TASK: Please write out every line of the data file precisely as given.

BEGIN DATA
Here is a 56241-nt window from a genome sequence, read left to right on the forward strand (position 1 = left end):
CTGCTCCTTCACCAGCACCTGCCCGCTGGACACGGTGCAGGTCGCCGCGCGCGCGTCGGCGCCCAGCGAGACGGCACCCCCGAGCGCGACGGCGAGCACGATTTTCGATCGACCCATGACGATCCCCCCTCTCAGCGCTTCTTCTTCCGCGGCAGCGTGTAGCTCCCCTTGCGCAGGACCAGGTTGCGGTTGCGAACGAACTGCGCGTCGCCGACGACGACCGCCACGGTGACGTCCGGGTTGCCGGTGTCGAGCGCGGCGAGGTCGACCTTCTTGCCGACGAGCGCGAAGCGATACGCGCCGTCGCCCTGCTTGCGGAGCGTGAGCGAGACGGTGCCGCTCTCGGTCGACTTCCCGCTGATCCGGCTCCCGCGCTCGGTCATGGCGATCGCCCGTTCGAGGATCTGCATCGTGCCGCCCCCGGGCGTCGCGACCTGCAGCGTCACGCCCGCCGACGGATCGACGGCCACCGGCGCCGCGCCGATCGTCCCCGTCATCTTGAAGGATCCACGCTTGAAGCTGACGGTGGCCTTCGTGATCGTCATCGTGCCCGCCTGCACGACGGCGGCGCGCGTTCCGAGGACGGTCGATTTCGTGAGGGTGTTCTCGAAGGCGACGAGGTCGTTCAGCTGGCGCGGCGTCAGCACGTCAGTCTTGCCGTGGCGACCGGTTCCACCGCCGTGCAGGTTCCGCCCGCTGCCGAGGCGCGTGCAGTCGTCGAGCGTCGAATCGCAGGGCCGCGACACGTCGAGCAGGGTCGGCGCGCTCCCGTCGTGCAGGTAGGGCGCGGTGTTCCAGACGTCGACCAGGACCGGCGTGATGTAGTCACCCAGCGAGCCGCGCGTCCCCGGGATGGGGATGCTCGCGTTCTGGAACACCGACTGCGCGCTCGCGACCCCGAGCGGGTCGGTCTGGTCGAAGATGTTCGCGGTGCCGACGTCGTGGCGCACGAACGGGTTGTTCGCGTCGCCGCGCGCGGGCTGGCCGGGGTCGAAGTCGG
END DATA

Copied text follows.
Here is a 56241-nt window from a genome sequence, read left to right on the forward strand (position 1 = left end):
CTGCTCCTTCACCAGCACCTGCCCGCTGGACACGGTGCAGGTCGCCGCGCGCGCGTCGGCGCCCAGCGAGACGGCACCCCCGAGCGCGACGGCGAGCACGATTTTCGATCGACCCATGACGATCCCCCCTCTCAGCGCTTCTTCTTCCGCGGCAGCGTGTAGCTCCCCTTGCGCAGGACCAGGTTGCGGTTGCGAACGAACTGCGCGTCGCCGACGACGACCGCCACGGTGACGTCCGGGTTGCCGGTGTCGAGCGCGGCGAGGTCGACCTTCTTGCCGACGAGCGCGAAGCGATACGCGCCGTCGCCCTGCTTGCGGAGCGTGAGCGAGACGGTGCCGCTCTCGGTCGACTTCCCGCTGATCCGGCTCCCGCGCTCGGTCATGGCGATCGCCCGTTCGAGGATCTGCATCGTGCCGCCCCCGGGCGTCGCGACCTGCAGCGTCACGCCCGCCGACGGATCGACGGCCACCGGCGCCGCGCCGATCGTCCCCGTCATCTTGAAGGATCCACGCTTGAAGCTGACGGTGGCCTTCGTGATCGTCATCGTGCCCGCCTGCACGACGGCGGCGCGCGTTCCGAGGACGGTCGATTTCGTGAGGGTGTTCTCGAAGGCGACGAGGTCGTTCAGCTGGCGCGGCGTCAGCACGTCAGTCTTGCCGTGGCGACCGGTTCCACCGCCGTGCAGGTTCCGCCCGCTGCCGAGGCGCGTGCAGTCGTCGAGCGTCGAATCGCAGGGCCGCGACACGTCGAGCAGGGTCGGCGCGCTCCCGTCGTGCAGGTAGGGCGCGGTGTTCCAGACGTCGACCAGGACCGGCGTGATGTAGTCACCCAGCGAGCCGCGCGTCCCCGGGATGGGGATGCTCGCGTTCTGGAACACCGACTGCGCGCTCGCGACCCCGAGCGGGTCGGTCTGGTCGAAGATGTTCGCGGTGCCGACGTCGTGGCGCACGAACGGGTTGTTCGCGTCGCCGCGCGCGGGCTGGCCGGGGTCGAAGTCGG